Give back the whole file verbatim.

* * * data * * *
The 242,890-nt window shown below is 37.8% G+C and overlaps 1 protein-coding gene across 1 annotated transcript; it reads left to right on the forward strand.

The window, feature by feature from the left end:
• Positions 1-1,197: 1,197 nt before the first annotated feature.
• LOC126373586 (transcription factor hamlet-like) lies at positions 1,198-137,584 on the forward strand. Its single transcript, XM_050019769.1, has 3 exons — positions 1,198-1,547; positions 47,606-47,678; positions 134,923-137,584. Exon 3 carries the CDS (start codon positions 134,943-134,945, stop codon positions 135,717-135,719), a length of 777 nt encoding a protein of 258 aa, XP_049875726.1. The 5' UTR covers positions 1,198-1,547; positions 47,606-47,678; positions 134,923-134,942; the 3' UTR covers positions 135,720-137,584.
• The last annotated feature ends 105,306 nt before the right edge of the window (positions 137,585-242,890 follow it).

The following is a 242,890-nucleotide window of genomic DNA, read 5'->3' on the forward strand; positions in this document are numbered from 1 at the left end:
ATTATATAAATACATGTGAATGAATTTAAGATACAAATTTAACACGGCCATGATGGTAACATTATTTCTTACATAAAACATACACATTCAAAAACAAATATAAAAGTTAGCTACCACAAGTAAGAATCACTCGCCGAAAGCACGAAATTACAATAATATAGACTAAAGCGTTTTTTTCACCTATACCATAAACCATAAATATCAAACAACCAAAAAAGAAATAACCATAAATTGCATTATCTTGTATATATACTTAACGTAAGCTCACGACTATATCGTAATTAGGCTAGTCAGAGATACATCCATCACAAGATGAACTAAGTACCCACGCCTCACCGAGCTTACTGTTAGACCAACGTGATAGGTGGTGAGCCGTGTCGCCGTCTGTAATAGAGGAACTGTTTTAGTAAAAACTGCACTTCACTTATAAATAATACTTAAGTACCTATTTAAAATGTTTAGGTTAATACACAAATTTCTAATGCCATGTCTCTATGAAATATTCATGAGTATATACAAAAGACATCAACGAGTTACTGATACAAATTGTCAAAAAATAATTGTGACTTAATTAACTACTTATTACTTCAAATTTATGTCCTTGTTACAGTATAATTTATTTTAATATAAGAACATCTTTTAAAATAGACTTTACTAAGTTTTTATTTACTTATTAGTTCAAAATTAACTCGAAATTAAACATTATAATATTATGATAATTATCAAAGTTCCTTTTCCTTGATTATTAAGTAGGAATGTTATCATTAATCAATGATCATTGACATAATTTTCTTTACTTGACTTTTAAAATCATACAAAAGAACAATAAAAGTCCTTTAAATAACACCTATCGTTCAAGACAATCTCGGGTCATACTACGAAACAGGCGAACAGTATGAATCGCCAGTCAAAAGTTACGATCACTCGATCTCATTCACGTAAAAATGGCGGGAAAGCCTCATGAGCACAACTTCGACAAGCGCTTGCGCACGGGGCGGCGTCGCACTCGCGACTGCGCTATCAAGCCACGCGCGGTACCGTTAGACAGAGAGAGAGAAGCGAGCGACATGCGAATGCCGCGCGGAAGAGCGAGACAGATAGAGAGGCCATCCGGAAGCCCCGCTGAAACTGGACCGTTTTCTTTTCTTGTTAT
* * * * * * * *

The 242,890-nt window shown below is 37.8% G+C and overlaps 1 protein-coding gene across 1 annotated transcript; it reads left to right on the forward strand.

The window, feature by feature from the left end:
• Positions 1-1,197: 1,197 nt before the first annotated feature.
• LOC126373586 (transcription factor hamlet-like) lies at positions 1,198-137,584 on the forward strand. Its single transcript, XM_050019769.1, has 3 exons — positions 1,198-1,547; positions 47,606-47,678; positions 134,923-137,584. Exon 3 carries the CDS (start codon positions 134,943-134,945, stop codon positions 135,717-135,719), a length of 777 nt encoding a protein of 258 aa, XP_049875726.1. The 5' UTR covers positions 1,198-1,547; positions 47,606-47,678; positions 134,923-134,942; the 3' UTR covers positions 135,720-137,584.
• The last annotated feature ends 105,306 nt before the right edge of the window (positions 137,585-242,890 follow it).

The following is a 242,890-nucleotide window of genomic DNA, read 5'->3' on the forward strand; positions in this document are numbered from 1 at the left end:
ATTATATAAATACATGTGAATGAATTTAAGATACAAATTTAACACGGCCATGATGGTAACATTATTTCTTACATAAAACATACACATTCAAAAACAAATATAAAAGTTAGCTACCACAAGTAAGAATCACTCGCCGAAAGCACGAAATTACAATAATATAGACTAAAGCGTTTTTTTCACCTATACCATAAACCATAAATATCAAACAACCAAAAAAGAAATAACCATAAATTGCATTATCTTGTATATATACTTAACGTAAGCTCACGACTATATCGTAATTAGGCTAGTCAGAGATACATCCATCACAAGATGAACTAAGTACCCACGCCTCACCGAGCTTACTGTTAGACCAACGTGATAGGTGGTGAGCCGTGTCGCCGTCTGTAATAGAGGAACTGTTTTAGTAAAAACTGCACTTCACTTATAAATAATACTTAAGTACCTATTTAAAATGTTTAGGTTAATACACAAATTTCTAATGCCATGTCTCTATGAAATATTCATGAGTATATACAAAAGACATCAACGAGTTACTGATACAAATTGTCAAAAAATAATTGTGACTTAATTAACTACTTATTACTTCAAATTTATGTCCTTGTTACAGTATAATTTATTTTAATATAAGAACATCTTTTAAAATAGACTTTACTAAGTTTTTATTTACTTATTAGTTCAAAATTAACTCGAAATTAAACATTATAATATTATGATAATTATCAAAGTTCCTTTTCCTTGATTATTAAGTAGGAATGTTATCATTAATCAATGATCATTGACATAATTTTCTTTACTTGACTTTTAAAATCATACAAAAGAACAATAAAAGTCCTTTAAATAACACCTATCGTTCAAGACAATCTCGGGTCATACTACGAAACAGGCGAACAGTATGAATCGCCAGTCAAAAGTTACGATCACTCGATCTCATTCACGTAAAAATGGCGGGAAAGCCTCATGAGCACAACTTCGACAAGCGCTTGCGCACGGGGCGGCGTCGCACTCGCGACTGCGCTATCAAGCCACGCGCGGTACCGTTAGACAGAGAGAGAGAAGCGAGCGACATGCGAATGCCGCGCGGAAGAGCGAGACAGATAGAGAGGCCATCCGGAAGCCCCGCTGAAACTGGACCGTTTTCTTTTCTTGTTAT